• Fair enough. I guess this is the best answer that is possible for now. – Wertilq Jul 27 '13 at 18:58
0

It's generally accepted by most employers (certainly in the UK) that smokers on average will take more time off due to associated illnesses than those who don't smoke (tobacco).

This is information relating to a recent study into this subject:

http://www.telegraph.co.uk/finance/jobs/9644859/Smokers-extra-sick-days-cost-UK-businesses-1.4bn-a-year.html

Unfortunately the actual research findings don't appear to be available online.

Also it's a legal requirement in the UK that workers get regular breaks but the exact length and frequency of the break depends on the type of work undertaken.

So, according to the above research it is more expensive on average to hire a smoker than a non-smoker if you pay sick pay. If not then there's the inconvenience of lost productivity when they're sick etc.

  • 1
    Please provide a reference for the first sentence. – user5582 Jul 26 '13 at 19:13
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    I would also like to see a reference for smokers being less productive. You can take lots of pauses and be more efficient than someone who is always at his desk but is a slow/inefficient worker. – nico Jul 26 '13 at 20:11
  • The Daily Telegraph isn't a terribly reliable journal (and, oh wow the comments on that article are hilariously soul-destroying for their lack of skepticism.) Here is the journal article the Daily Telegraph fastidiously avoided linking to: ncbi.nlm.nih.gov/pubmed/23078132. Your last paragraph is not a fair precis of their conclusions. – Oddthinking Jul 27 '13 at 3:20
-2

There is a lot of contradictory information, e.g. this study actually find the opposite result.

Ultimately, the thin and healthy group cost the most, about $417,000, from age 20 on. The cost of care for obese people was $371,000, and for smokers, about $326,000. The results counter the common perception that preventing obesity will save health systems worldwide millions of dollars.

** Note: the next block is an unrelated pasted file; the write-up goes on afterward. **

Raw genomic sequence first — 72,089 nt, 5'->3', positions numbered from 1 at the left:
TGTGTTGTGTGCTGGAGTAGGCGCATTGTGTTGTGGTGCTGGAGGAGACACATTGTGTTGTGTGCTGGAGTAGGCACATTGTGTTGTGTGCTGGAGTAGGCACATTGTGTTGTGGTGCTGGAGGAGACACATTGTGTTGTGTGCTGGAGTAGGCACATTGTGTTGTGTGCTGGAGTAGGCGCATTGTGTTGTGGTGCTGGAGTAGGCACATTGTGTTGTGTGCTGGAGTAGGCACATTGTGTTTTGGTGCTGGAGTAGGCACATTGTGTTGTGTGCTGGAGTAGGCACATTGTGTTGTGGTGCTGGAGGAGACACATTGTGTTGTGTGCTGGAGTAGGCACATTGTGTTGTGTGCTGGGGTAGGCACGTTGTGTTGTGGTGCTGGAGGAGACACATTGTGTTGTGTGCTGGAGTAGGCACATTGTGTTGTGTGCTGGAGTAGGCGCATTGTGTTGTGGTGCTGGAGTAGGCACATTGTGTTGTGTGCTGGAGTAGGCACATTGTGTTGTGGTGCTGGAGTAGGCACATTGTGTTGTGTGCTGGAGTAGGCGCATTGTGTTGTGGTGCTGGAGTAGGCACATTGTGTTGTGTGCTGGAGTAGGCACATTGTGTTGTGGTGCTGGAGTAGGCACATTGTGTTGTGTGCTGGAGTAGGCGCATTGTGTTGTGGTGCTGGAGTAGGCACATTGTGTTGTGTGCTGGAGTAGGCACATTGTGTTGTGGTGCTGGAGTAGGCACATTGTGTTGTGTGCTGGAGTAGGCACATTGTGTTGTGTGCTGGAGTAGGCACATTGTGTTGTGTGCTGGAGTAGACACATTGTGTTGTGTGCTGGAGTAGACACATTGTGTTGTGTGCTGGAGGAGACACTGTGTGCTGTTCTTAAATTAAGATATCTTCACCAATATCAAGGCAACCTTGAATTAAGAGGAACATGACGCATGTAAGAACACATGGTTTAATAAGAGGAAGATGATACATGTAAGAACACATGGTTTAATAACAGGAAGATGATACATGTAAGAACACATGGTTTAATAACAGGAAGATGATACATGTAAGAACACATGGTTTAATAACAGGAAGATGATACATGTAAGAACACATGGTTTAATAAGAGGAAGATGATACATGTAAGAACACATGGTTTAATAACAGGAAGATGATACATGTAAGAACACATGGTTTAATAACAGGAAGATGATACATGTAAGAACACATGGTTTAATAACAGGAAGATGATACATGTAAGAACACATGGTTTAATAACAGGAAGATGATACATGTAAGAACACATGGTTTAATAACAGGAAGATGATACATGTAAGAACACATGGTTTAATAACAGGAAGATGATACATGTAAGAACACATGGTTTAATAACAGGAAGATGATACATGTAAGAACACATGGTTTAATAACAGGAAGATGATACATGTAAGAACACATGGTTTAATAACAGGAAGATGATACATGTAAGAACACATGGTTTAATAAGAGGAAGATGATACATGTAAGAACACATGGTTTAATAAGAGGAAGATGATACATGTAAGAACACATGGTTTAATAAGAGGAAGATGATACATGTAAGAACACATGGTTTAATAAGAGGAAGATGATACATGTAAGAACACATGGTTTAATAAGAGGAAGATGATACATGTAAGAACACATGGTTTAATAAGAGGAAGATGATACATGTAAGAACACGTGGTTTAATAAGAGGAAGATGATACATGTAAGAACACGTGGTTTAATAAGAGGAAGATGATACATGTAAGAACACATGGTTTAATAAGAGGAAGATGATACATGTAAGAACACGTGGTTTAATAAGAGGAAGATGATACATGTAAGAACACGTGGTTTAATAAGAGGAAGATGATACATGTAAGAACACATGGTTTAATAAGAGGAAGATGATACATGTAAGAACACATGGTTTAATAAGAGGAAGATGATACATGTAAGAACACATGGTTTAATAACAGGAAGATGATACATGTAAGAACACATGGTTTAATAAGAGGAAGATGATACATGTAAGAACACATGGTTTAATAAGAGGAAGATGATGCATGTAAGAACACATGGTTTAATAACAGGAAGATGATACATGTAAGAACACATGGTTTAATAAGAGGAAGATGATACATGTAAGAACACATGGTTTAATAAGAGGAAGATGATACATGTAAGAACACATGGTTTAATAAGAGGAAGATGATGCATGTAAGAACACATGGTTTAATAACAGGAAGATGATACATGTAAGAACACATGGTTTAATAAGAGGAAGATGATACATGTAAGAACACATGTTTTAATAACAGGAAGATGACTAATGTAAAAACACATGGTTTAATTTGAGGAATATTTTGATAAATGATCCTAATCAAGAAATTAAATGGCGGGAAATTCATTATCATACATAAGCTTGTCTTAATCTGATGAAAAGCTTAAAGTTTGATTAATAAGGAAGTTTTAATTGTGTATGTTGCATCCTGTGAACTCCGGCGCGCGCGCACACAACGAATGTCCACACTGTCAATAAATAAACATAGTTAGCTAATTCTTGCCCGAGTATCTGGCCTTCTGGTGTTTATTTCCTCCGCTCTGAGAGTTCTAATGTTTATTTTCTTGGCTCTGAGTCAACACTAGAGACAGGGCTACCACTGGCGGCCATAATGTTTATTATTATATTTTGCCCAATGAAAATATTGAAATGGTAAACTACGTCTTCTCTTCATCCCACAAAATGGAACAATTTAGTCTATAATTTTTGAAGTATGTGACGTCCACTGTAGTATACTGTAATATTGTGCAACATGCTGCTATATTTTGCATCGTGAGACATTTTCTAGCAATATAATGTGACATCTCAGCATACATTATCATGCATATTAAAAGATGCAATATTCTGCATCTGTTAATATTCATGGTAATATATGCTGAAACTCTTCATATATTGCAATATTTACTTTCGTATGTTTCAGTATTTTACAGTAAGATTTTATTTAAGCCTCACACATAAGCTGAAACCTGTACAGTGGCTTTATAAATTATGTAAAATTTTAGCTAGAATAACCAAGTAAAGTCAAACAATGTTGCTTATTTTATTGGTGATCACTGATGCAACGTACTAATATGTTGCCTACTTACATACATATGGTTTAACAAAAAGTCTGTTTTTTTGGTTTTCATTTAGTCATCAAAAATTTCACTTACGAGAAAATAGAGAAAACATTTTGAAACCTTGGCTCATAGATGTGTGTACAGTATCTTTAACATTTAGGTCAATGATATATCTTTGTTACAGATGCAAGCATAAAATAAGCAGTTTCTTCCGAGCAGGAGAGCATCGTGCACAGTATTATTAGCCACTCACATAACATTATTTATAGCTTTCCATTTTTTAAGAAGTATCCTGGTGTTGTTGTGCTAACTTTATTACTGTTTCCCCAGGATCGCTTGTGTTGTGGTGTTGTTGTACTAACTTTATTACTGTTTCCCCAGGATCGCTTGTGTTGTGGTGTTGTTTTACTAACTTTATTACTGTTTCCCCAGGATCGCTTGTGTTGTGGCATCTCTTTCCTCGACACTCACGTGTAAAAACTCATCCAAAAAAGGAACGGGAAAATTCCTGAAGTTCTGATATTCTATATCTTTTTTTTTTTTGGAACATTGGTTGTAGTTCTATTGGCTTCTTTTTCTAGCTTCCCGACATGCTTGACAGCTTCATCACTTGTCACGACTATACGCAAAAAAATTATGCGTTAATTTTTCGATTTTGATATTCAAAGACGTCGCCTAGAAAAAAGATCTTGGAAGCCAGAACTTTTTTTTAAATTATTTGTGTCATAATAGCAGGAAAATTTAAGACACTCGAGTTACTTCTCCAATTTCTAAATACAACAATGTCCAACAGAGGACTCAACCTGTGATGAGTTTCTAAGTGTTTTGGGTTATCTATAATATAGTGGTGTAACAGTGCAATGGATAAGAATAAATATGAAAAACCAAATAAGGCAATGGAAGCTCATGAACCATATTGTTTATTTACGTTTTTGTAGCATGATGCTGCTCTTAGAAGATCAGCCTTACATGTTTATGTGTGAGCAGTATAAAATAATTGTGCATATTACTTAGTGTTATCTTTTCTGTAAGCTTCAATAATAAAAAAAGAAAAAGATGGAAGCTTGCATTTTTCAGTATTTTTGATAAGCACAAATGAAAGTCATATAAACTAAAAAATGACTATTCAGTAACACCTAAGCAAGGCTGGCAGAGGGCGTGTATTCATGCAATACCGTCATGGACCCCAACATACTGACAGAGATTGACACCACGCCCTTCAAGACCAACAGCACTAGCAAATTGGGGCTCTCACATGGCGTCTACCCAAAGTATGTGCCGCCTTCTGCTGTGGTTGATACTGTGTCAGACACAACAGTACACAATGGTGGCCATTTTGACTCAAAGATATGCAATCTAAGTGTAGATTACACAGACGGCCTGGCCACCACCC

Also, one common flaw in the "sick days" argument is the distribution of smokers in the workforce. E.g. there are more smoker among construction workers (and manual labour in general) than for example in academical fields. The risks for injuries are obviously higher for the first group, so correlation does not imply causation.

  • 3
    "The study ... did not take into account other potential costs of obesity and smoking, such as lost economic productivity or social costs." - this study is about lifetime cost to a healthcare system, not cost to employ. So this answer it not actually relevant. – Rob Watts Jul 21 '15 at 17:57
  • @rob-watts The original question also contains "The study have included into the calculation, the fact that smokers have shorter lifespan, and get lower pension.". I already mentioned the "sick days" argument flaw. Also, how much productivity is lost because many non-smokers do not take hourly breaks from their screens, even though it is mandated by EU-directive "The employer must plan the worker’s activities in such a way that daily work on a display screen is periodically interrupted by breaks ..." – Syren Baran Jul 22 '15 at 6:50
  • Your claim about sick days needs citations. The best would be if you could find a study about how many sick days a smoker takes on average compared to colleagues in the same field. – Rob Watts Jul 22 '15 at 13:55